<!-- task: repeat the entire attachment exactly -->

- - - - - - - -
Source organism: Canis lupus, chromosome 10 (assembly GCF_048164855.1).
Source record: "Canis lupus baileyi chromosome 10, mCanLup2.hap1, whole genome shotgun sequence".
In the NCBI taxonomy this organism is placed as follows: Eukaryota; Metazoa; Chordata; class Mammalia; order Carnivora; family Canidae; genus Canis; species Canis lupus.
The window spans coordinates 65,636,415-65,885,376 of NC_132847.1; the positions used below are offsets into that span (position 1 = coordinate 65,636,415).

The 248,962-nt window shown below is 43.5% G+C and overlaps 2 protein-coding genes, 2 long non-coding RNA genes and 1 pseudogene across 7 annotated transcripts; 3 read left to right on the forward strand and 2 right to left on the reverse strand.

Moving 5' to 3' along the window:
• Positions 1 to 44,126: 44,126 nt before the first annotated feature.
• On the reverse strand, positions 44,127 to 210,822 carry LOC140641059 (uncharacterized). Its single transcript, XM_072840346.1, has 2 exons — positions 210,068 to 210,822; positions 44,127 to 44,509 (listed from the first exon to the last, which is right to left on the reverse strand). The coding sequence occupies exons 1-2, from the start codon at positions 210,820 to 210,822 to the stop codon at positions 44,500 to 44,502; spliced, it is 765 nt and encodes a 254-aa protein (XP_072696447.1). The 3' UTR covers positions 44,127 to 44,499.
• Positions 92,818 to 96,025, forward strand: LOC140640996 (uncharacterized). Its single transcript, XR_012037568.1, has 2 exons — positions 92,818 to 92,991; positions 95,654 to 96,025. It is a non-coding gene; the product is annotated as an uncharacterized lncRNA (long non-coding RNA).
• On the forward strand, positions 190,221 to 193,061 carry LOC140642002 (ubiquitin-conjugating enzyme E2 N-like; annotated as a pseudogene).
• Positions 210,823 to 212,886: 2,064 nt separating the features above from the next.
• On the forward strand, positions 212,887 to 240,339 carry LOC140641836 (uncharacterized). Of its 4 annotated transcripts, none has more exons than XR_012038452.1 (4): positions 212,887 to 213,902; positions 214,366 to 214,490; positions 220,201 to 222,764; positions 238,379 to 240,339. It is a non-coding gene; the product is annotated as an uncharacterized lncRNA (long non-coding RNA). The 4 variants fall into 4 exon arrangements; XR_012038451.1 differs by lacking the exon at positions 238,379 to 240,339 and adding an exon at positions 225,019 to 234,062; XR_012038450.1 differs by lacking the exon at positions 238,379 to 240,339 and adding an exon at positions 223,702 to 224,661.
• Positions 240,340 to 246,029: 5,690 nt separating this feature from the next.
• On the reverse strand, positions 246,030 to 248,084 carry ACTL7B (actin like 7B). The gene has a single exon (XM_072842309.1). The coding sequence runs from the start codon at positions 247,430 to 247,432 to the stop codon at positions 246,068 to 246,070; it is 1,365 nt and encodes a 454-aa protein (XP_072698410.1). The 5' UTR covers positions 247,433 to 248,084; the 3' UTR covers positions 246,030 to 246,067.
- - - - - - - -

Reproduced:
Source organism: Canis lupus, chromosome 10 (assembly GCF_048164855.1).
Source record: "Canis lupus baileyi chromosome 10, mCanLup2.hap1, whole genome shotgun sequence".
In the NCBI taxonomy this organism is placed as follows: Eukaryota; Metazoa; Chordata; class Mammalia; order Carnivora; family Canidae; genus Canis; species Canis lupus.
The window spans coordinates 65,636,415-65,885,376 of NC_132847.1; the positions used below are offsets into that span (position 1 = coordinate 65,636,415).

The 248,962-nt window shown below is 43.5% G+C and overlaps 2 protein-coding genes, 2 long non-coding RNA genes and 1 pseudogene across 7 annotated transcripts; 3 read left to right on the forward strand and 2 right to left on the reverse strand.

Moving 5' to 3' along the window:
• Positions 1 to 44,126: 44,126 nt before the first annotated feature.
• On the reverse strand, positions 44,127 to 210,822 carry LOC140641059 (uncharacterized). Its single transcript, XM_072840346.1, has 2 exons — positions 210,068 to 210,822; positions 44,127 to 44,509 (listed from the first exon to the last, which is right to left on the reverse strand). The coding sequence occupies exons 1-2, from the start codon at positions 210,820 to 210,822 to the stop codon at positions 44,500 to 44,502; spliced, it is 765 nt and encodes a 254-aa protein (XP_072696447.1). The 3' UTR covers positions 44,127 to 44,499.
• Positions 92,818 to 96,025, forward strand: LOC140640996 (uncharacterized). Its single transcript, XR_012037568.1, has 2 exons — positions 92,818 to 92,991; positions 95,654 to 96,025. It is a non-coding gene; the product is annotated as an uncharacterized lncRNA (long non-coding RNA).
• On the forward strand, positions 190,221 to 193,061 carry LOC140642002 (ubiquitin-conjugating enzyme E2 N-like; annotated as a pseudogene).
• Positions 210,823 to 212,886: 2,064 nt separating the features above from the next.
• On the forward strand, positions 212,887 to 240,339 carry LOC140641836 (uncharacterized). Of its 4 annotated transcripts, none has more exons than XR_012038452.1 (4): positions 212,887 to 213,902; positions 214,366 to 214,490; positions 220,201 to 222,764; positions 238,379 to 240,339. It is a non-coding gene; the product is annotated as an uncharacterized lncRNA (long non-coding RNA). The 4 variants fall into 4 exon arrangements; XR_012038451.1 differs by lacking the exon at positions 238,379 to 240,339 and adding an exon at positions 225,019 to 234,062; XR_012038450.1 differs by lacking the exon at positions 238,379 to 240,339 and adding an exon at positions 223,702 to 224,661.
• Positions 240,340 to 246,029: 5,690 nt separating this feature from the next.
• On the reverse strand, positions 246,030 to 248,084 carry ACTL7B (actin like 7B). The gene has a single exon (XM_072842309.1). The coding sequence runs from the start codon at positions 247,430 to 247,432 to the stop codon at positions 246,068 to 246,070; it is 1,365 nt and encodes a 454-aa protein (XP_072698410.1). The 5' UTR covers positions 247,433 to 248,084; the 3' UTR covers positions 246,030 to 246,067.